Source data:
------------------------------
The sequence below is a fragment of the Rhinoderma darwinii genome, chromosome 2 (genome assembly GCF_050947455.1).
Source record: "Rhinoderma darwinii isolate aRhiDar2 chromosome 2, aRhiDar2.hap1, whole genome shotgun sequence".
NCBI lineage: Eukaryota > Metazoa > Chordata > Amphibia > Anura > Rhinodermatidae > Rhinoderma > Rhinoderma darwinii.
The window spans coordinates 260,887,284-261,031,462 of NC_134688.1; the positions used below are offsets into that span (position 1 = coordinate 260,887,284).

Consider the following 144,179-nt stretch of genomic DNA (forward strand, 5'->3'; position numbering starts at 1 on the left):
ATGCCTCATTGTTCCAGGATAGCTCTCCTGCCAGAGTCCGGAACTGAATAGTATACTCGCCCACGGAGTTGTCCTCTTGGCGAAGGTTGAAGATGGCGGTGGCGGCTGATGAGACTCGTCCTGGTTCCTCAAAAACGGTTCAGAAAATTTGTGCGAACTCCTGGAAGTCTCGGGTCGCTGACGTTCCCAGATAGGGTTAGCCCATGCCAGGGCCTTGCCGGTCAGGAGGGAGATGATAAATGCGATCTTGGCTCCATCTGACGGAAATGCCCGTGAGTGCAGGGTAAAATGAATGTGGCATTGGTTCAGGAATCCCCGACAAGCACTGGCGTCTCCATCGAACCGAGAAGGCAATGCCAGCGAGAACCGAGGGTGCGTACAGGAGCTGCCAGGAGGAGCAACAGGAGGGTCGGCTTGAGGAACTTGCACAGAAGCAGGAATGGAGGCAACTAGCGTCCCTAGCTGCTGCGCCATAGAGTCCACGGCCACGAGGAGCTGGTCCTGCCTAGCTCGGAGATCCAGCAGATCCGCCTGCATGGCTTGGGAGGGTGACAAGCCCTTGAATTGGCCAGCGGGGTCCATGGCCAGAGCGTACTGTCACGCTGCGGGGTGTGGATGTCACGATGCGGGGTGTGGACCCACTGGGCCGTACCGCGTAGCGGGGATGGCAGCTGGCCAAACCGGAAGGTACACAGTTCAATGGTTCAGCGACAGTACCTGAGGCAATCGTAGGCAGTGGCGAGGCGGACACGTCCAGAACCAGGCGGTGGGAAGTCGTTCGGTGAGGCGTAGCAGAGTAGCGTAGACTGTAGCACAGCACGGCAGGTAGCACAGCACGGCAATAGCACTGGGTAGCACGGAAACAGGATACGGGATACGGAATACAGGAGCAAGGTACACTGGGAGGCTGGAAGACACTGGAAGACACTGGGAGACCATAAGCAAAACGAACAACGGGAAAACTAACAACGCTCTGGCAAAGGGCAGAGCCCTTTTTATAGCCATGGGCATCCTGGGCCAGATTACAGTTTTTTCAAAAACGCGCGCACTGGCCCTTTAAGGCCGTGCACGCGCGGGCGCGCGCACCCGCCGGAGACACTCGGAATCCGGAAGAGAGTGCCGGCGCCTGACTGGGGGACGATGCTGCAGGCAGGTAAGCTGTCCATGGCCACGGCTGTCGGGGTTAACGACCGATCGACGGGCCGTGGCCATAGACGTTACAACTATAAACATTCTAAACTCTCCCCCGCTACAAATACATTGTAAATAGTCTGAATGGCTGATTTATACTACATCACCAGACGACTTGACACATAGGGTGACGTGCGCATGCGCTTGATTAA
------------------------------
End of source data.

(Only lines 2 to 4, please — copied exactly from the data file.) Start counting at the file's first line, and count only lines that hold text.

Source record: "Rhinoderma darwinii isolate aRhiDar2 chromosome 2, aRhiDar2.hap1, whole genome shotgun sequence".
NCBI lineage: Eukaryota > Metazoa > Chordata > Amphibia > Anura > Rhinodermatidae > Rhinoderma > Rhinoderma darwinii.
The window spans coordinates 260,887,284-261,031,462 of NC_134688.1; the positions used below are offsets into that span (position 1 = coordinate 260,887,284).